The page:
The Perfect Place (Webster 334: 18/4/11)

Posted on May 22, 2011

0


THE PERFECT PLACE

One projector should be designated as the sharp projection. One projector should be designated as the unfocussed projection. Both projectors begin as unfocussed.

Figure enters and both videos of tree in backyard are projected on black curtain.

Video image is not recognizable at this point.

Figure brings in a yellow sheet of cloth and pegs it on the curtain, beginning from top corner.

Figure attempts to peg other top corner as well, making sheet as taut as possible to catch video projection. Projection is a little more visible.

As pegs do not clip too well, it would fall off if pulled a little tightly, and sheet should be pegged up again.

Figure walks out of space to bring in a roll of astroturf.

Figure lays it out directly parallel to hung sheet.

Figure goes to laptop and increases volume so that sounds of backyard are obvious.

Figure approaches data projector and adjusts focus of the designated sharp projector.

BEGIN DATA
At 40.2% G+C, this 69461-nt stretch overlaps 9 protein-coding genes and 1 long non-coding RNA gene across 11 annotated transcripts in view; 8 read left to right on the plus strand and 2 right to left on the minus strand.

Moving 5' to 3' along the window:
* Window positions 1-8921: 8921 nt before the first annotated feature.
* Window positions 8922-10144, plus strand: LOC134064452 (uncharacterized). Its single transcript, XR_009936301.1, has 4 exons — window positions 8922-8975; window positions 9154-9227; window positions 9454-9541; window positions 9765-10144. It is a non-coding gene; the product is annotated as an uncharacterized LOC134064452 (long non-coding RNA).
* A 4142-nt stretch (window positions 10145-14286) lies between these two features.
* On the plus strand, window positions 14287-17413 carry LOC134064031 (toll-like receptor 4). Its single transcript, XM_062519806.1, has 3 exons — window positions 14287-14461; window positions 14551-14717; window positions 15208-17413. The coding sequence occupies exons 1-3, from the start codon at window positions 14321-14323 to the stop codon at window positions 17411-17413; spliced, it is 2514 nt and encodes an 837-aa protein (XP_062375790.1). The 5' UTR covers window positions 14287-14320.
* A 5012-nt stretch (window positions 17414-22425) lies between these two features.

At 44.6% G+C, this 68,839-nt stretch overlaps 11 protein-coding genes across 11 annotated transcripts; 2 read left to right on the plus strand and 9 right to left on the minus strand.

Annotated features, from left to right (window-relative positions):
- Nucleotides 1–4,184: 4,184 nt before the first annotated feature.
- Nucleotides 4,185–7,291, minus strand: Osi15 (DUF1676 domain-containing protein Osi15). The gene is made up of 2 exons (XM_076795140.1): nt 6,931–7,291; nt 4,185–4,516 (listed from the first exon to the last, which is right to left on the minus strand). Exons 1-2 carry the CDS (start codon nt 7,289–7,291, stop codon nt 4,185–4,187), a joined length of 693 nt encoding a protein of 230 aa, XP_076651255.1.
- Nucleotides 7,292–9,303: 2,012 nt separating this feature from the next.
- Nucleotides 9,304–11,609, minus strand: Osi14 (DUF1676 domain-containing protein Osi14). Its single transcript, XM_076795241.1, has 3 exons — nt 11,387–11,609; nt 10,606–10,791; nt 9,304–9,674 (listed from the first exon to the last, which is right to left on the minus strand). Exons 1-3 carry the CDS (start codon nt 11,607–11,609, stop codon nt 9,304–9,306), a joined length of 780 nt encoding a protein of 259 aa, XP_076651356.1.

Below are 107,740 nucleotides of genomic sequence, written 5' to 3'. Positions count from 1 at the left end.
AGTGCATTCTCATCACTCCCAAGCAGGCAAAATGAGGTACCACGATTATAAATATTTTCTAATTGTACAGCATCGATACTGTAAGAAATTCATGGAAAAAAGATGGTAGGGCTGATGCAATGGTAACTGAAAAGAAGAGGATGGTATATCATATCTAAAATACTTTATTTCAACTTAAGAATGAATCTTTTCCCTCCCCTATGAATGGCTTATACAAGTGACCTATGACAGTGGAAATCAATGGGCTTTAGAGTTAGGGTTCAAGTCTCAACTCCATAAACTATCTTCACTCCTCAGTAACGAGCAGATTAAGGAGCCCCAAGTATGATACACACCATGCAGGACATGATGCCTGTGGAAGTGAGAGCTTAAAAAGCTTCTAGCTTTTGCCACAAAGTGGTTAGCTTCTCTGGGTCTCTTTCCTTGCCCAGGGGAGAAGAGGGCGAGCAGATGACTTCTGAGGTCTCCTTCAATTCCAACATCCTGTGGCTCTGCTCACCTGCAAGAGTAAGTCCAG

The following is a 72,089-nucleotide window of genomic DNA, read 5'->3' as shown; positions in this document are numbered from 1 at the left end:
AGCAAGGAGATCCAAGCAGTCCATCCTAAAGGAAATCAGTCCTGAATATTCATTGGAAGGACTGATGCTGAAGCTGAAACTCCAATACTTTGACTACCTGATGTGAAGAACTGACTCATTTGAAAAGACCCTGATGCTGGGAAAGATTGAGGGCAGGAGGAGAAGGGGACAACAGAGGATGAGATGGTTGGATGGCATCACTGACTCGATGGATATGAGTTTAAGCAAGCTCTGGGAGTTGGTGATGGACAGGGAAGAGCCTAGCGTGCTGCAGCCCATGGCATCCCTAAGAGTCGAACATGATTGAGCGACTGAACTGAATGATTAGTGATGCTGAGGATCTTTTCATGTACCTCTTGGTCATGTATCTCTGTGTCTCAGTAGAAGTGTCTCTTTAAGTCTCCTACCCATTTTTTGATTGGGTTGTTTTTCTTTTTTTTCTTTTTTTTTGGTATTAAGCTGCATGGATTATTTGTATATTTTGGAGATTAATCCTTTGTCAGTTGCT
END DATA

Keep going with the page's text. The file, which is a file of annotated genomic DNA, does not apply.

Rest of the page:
As image sharpens, the tree becomes more obvious.

Figure might re-adjust peg so that sheet becomes more taut.

Figure pulls in a standing lamp from stage-right, turns it on.

Figure leaves space again, and brings in a red-checkered picnic blanket.

Figure leaves space to retrieve a book and walks back in, placing it on the picnic blanket.

Figure returns to lamp to position it carefully so that it shines onto astroturf patch.

Figure steps onto picnic blanket and kneels, pulling in book.

Figure flips book open, and lies down her stomach and reads silently.

Figure continues reading silently and does this for some time.

THE PERFECT PLACE | Webster 334: 18/4/11

Aims:

To experiment with the qualities of a video projection and the potentials of double projections.

To experiment with personal objects and the creation of a comfortable place.

To extend a process into a performance.

To work with artificial elements, often with sensorial impact.

Methods:

Through giving attention to sensorial receptivity by manipulating the focusing function of a data projector, using a yellow sheet to catch the projection, utilizing a standing lamp to represent light, including astroturf to represent grass, laying out the picnic blanket for comfort, and playing the recorded sounds from the backyard with the video – wind, birds chirping, traffic noises etc.

Conclusion:

Suspending the moment of revelation seems to be the direction taken.

The waiting audience can be rewarded. At this point, a small reward is that of sound.


 

Advertisements
Posted in: Uncategorized